It's not a con, but you need to invest significantly to benefit from open source. I'm not talking just "giving back" or "chopping wood and carrying water", but any significant usage of open source in an organizational setting requires investing in tools, policies, processes and potentially culture. You can't shortchange your open source investments - you're shortchanging the commons, and yourself.

 

The many upsides are well covered by other answers. However, businesses often do not open source their software for the following worries.

Please don't take this as a defense or being in favor of closed source. I'm simply the messenger.

Giving away competitive advantage

If your software does something remarkably different from your competitors, and you open source it, it will be easier for your competitor to copy the feature. Then there is one less reason to go with your product over a competitor. This is the same reason the Coke formula stays locked in a vault.

Loss of IP value

When your software is closed, the source and rights are assets that could be sold or licensed to another company. But if that company can get a copy of the same code and usage rights for free, it is much less valuable.

Loss of control

When you open source software, it is essentially no longer yours... especially if it becomes popular. It becomes harder to make changes as the number of stakeholders increases to internet scale. For example, Guido van Rossum stepping down.

Budgetary concerns

A lot of us readily ask for a lot of things in open source repos, and far fewer of us are willing or able to help. Having a constant influx of issues to triage and prioritize takes labor. Also, popular community requests may not be needed by your company. So open sourcing can add extra overhead cost to the budget.

AGPL as a corporate tactic
AGPL is often used by corps to prevent loss of competitive advantage and IP value while still enjoying the benefits of being open source. They release an open-source, community edition under AGPL. Since the AGPL has significant restrictions on usage, the license can be used as a big stick to prevent competitors from using the code to take competitive advantage. It also blocks the software from being used in commercial products. (By default, it cannot even be used by other open source products except GPLv3-licensed.) However, the corp still retains ownership rights which means they can choose to release the same code (or derivative) under a different license. So the corp also sells the software under a commercial license. Paying customers are therefore not entangled with the AGPL restrictions -- they can integrate it into proprietary products or make proprietary modifications to source without sharing.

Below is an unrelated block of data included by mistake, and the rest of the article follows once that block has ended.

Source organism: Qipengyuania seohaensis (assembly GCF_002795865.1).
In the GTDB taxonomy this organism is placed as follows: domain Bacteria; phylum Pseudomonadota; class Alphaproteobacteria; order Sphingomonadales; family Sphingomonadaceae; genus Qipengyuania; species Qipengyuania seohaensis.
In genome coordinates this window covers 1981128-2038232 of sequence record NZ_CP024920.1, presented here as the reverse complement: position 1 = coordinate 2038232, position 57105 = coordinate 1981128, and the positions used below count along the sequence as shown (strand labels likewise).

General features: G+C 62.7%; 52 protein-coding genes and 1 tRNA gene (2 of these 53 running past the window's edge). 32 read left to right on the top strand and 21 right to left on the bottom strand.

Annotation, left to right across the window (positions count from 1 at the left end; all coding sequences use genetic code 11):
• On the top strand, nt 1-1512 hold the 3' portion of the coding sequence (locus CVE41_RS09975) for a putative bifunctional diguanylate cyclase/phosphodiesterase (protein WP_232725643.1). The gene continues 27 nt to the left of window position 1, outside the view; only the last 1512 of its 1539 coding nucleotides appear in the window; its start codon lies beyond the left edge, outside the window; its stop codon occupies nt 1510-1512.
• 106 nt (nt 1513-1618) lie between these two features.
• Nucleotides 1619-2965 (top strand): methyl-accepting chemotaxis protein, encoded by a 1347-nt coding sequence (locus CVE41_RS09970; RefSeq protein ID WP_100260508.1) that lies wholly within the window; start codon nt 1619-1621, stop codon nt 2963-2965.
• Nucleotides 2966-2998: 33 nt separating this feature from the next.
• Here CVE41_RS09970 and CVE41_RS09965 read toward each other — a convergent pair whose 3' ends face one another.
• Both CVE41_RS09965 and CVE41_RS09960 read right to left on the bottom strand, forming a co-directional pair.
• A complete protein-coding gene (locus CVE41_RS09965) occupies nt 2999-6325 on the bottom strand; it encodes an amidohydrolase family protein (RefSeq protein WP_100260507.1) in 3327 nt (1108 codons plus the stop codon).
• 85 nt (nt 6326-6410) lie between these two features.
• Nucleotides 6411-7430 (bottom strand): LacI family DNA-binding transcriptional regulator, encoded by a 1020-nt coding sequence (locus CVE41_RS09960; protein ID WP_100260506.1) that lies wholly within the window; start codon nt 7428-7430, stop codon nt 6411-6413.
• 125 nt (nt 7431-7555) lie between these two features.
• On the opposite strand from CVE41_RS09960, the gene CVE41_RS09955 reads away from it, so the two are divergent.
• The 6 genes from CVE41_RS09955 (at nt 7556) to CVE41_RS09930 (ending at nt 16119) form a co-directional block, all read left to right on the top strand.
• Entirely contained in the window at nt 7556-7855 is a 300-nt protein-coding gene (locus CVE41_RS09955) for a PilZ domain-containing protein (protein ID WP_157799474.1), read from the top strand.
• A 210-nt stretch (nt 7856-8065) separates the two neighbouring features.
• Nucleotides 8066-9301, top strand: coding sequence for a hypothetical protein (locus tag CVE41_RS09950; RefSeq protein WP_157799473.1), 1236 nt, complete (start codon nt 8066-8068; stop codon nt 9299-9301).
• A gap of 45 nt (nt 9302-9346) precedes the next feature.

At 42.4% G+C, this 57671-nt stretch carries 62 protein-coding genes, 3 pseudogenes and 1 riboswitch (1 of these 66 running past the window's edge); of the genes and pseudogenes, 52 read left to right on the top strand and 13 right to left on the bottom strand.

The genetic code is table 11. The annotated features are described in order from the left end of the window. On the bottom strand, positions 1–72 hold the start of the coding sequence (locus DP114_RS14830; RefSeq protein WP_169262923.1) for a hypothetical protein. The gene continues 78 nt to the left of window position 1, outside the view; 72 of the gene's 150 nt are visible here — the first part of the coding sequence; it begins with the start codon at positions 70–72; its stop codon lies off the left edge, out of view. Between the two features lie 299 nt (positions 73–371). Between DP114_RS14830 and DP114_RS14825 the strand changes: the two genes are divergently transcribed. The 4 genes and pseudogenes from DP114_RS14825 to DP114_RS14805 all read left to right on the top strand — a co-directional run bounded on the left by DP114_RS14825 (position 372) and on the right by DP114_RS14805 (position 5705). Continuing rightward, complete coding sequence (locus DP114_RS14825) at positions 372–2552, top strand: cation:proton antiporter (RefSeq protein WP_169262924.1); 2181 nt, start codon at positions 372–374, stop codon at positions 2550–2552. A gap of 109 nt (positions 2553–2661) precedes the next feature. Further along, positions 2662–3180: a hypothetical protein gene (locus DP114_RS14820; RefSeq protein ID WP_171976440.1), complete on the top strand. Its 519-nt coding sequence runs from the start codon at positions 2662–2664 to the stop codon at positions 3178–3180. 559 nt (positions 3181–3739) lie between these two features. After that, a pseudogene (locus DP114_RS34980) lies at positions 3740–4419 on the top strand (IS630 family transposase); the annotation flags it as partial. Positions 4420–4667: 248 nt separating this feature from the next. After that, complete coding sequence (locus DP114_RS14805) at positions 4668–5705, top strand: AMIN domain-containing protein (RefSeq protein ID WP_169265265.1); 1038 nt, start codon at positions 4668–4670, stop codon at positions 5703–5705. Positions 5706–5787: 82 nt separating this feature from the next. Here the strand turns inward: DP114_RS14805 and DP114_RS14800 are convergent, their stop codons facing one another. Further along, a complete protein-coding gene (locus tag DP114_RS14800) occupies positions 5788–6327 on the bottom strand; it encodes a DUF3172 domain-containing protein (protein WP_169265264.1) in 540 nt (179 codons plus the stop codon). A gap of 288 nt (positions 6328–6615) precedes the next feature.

Disclaimer: I am not a lawyer, just a keen observer.


Personally, I think that OSS is one of the great wonders of our field. I am simply exposing the worries that businesses have about open sourcing their software. It's why Microsoft doesn't open source Office; Apple doesn't open source Logic Pro; Google and Facebook don't open source their ad tech; etc. They might open source infrastructural bits and pieces, but not the core ones that make money or are vital to the business (e.g. Google's search ranking code).

 

There's a theoretical con of not having commercial support. However, in production most commercial support solutions suck, too.

But I may be biased. πŸ˜‰

 

There is a non-theoretical pro of having good community support and a non rethorical pro of anybody being allowed to provide excellent commercial support because it is FOSS.

 
 

Cons is that it's a sticky situation when noone feels like maintaining your package anymore even though half the globe depends on it through some weird dependency chain

 

That's not a "Cons", that's very much a "Pro". Because it's FOSS, the dependent software will either find a way to circumvent the dependency or will take responsibility for the development of that piece of code. Which would be totally impossible with closed software.

 

Honestly, I had that more with commercial software than with OSS.

 
 
 

The stuff you pay for isn't as good as the stuff that's free.

 

I wonder if Sloan is a reference to Star Trek character Agent Sloan who works for Section 31.